Portraying inanimate objects and not people, still life ranks the lowest in the hierarchy of genres of established art in 17th century France. Even so, still lifes grew increasingly popular, especially in other parts of Europe as an effect of urbanization. At the time, paintings in the genre either celebrated worldly pleasures or reminded the viewers of the transience of human life.
Jean-Baptiste-Siméon Chardin’s still lifes seem to do both in tempered degrees. Chardin depicts fruits, vegetables, and meat. Yet his tables are often not laden with food and drink, and he places on them objects that have become imperfect from the roughness of everyday use. As for similarities to memento mori, he doesn’t so much depict the brevity of life as he does the brevity of a moment. This is to say there are traces of human life in Chardin’s work which we can derive beauty from. His choice and placement of the objects and how he portrays them allow us to imagine the possible scenes that led to his image before it’s changed by the ones that might follow.
A copper saucepan, a pestle and mortar, pitcher, scallion, eggs and an onion on a shelf shows the said things with some character. Chardin paints a blackening saucepan, an asymmetrical mortar, a graying pitcher, and a floppy scallion. The work hints that the cook was possibly in the middle of gathering ingredients, hence the very bare setup. Even though it’s a still life, the picture is imbued with movement through the pan’s slanted lid and handle, and one of the eggs about to teeter if it weren’t sandwiched by another egg and the pitcher. The cook must have gruffly placed them on the shelf before heading to get the meat, maybe, or bowls, a chopping board, and a knife. It’s interesting too how the pestle isn’t leaning right on the lip of the mortar. There must be ingredients, say, peppercorns, in the mortar, and one can just imagine the cook having poured some into it just moments ago.
Chardin’s The Left Overs of a Lunch is more blatant with the presence of people for showing someone’s leftovers. The silver goblet signifies the person’s wealth, and with it, the possibility of someone else cleaning up after him. Therefore, that these are placed in a niche that could be found anywhere in the house suggests that someone else put them there in the meantime to attend to another matter.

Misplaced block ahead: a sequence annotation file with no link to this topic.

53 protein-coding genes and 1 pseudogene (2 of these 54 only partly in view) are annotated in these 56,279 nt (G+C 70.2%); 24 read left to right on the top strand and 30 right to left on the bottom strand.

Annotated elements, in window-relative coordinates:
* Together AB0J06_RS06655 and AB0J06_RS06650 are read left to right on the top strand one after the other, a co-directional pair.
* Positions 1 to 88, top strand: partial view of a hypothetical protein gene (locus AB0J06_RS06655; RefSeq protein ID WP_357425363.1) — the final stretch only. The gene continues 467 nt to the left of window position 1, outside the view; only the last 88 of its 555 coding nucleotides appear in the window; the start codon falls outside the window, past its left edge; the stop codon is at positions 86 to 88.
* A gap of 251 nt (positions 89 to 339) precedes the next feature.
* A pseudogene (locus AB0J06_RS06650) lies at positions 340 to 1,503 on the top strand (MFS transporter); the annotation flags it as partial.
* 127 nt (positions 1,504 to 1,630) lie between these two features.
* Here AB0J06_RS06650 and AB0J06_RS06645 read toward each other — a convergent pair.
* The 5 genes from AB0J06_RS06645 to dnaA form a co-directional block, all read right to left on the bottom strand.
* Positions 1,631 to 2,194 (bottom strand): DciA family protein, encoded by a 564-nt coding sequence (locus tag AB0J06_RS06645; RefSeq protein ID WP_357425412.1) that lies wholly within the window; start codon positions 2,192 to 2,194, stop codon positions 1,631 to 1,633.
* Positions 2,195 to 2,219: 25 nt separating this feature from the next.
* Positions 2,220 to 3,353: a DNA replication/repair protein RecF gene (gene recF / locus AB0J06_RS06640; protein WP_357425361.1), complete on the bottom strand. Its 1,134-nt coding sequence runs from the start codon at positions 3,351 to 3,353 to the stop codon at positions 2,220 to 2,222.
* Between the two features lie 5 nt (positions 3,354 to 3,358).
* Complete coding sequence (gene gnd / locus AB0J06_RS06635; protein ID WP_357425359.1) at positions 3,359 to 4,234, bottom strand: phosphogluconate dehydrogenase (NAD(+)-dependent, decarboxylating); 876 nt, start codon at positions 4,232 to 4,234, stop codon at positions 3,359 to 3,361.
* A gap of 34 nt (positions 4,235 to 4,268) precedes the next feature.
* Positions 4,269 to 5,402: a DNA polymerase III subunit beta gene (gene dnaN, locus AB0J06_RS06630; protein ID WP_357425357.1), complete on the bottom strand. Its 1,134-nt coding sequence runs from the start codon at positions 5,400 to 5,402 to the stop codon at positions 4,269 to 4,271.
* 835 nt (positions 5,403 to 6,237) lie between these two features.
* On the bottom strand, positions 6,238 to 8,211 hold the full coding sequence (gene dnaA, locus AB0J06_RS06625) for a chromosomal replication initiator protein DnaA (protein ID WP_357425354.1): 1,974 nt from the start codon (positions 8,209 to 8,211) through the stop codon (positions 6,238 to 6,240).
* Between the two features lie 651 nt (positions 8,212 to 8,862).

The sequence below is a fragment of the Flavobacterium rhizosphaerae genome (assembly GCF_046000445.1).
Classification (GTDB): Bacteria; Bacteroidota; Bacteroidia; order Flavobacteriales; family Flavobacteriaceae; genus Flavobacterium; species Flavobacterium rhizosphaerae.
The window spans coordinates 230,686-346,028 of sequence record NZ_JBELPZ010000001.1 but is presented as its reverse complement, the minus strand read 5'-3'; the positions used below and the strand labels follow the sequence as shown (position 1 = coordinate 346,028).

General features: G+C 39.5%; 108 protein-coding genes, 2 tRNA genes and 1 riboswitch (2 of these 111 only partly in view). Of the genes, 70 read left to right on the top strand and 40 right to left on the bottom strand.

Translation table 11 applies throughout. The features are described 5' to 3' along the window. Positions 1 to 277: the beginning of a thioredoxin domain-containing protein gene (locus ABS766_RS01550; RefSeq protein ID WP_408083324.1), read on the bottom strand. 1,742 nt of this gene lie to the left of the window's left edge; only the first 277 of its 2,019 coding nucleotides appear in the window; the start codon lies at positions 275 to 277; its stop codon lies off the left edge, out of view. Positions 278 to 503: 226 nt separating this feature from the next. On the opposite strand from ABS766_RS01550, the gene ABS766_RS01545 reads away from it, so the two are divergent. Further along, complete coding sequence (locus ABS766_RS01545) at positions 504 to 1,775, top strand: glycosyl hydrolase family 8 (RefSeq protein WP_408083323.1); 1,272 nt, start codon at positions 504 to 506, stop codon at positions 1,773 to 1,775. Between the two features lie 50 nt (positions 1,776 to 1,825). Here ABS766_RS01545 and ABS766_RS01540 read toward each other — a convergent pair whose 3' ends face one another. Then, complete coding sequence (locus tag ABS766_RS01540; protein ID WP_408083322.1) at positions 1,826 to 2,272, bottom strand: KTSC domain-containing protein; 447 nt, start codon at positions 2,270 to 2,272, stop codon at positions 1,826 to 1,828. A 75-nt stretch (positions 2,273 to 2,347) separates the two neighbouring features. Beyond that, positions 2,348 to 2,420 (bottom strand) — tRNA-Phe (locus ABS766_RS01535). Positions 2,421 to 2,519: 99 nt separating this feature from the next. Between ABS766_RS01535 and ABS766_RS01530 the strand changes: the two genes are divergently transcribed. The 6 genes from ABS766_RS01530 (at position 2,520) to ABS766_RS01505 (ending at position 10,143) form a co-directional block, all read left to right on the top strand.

The haphazardly sliced bread, the goblet filled to the brim, and the spoon on the slope of the plate due to a filled dish speak of the person’s lack of appetite and effort to nourish himself. On top of that, the slanted knife recalls the person stabbing the bread, insinuating his foul mood or flippancy.
That we construe scenes or characters from the still lifes shows that everyday objects are extensions of ourselves in that these reveal our interaction with the world and something about us.
The two works are just some of Chardin’s paintings that present domestic life, and by association, human life: We eat, we serve and are served, we create, we get into foul moods.
Still, there’s more to ordinary things apart from how they speak of us and our lives. Chardin shows their beauty best in Glass of Water and Coffee Pot. His styled and contrived composition and his choice of objects let him evoke harmony while still highlighting the distinguishing facet of each.
The painting features the titular vessels, three bulbs of garlic, and an herb. The glass and the coffee pot contrast each other, with one transparent and the other opaque, one expanding upwards, the other downwards. Chardin evokes order and harmony through the side by side arrangement: The two vessels vertically divide the frame in half, and the rim of the glass and the handle of the pot divide it horizontally. The right edge of the glass and the left edge of the pot run parallel to each other.
The bulbs of garlic and the herb have nothing gastronomic to do with water and coffee, yet there they are, adding to the contrast and overall harmony. Their whiteness counterpoints the black stains on the coffee pot, their opacity and clarity against the transparency and cloudiness of the glass. The vegetables and the vessels also interact with light differently: the vegetables absorb the light, while the vessels reflect it. The softness of the vegetables, especially the herb, foil the solidity of the glass and the pot.
The sense of comfort and calm that hangs in the air owing to the smooth blending of the paint, the soft lines, and the gentle light that nonetheless casts deep shadows also influences our attitude toward the subject. With it and through the realism in his work, Chardin invites us to fully accept the being used hence being marred of the glass of water and the coffee pot. The blemishes not just add character or create individuality but also show purpose being fulfilled time and time again.
As viewers, we can take that for what it is or elevate it to a metaphor for ourselves.
“Memento Mori,” Tate.
“Still Life,” Tate.
“The Man Who Could Paint Silence,” Richard Dorment. Telegraph. 08 March 2000. Article.
“Chardin’s Austere Brilliance,” Souren Melikian and International Herald Tribute. New York Times. 2 October 1999. Article.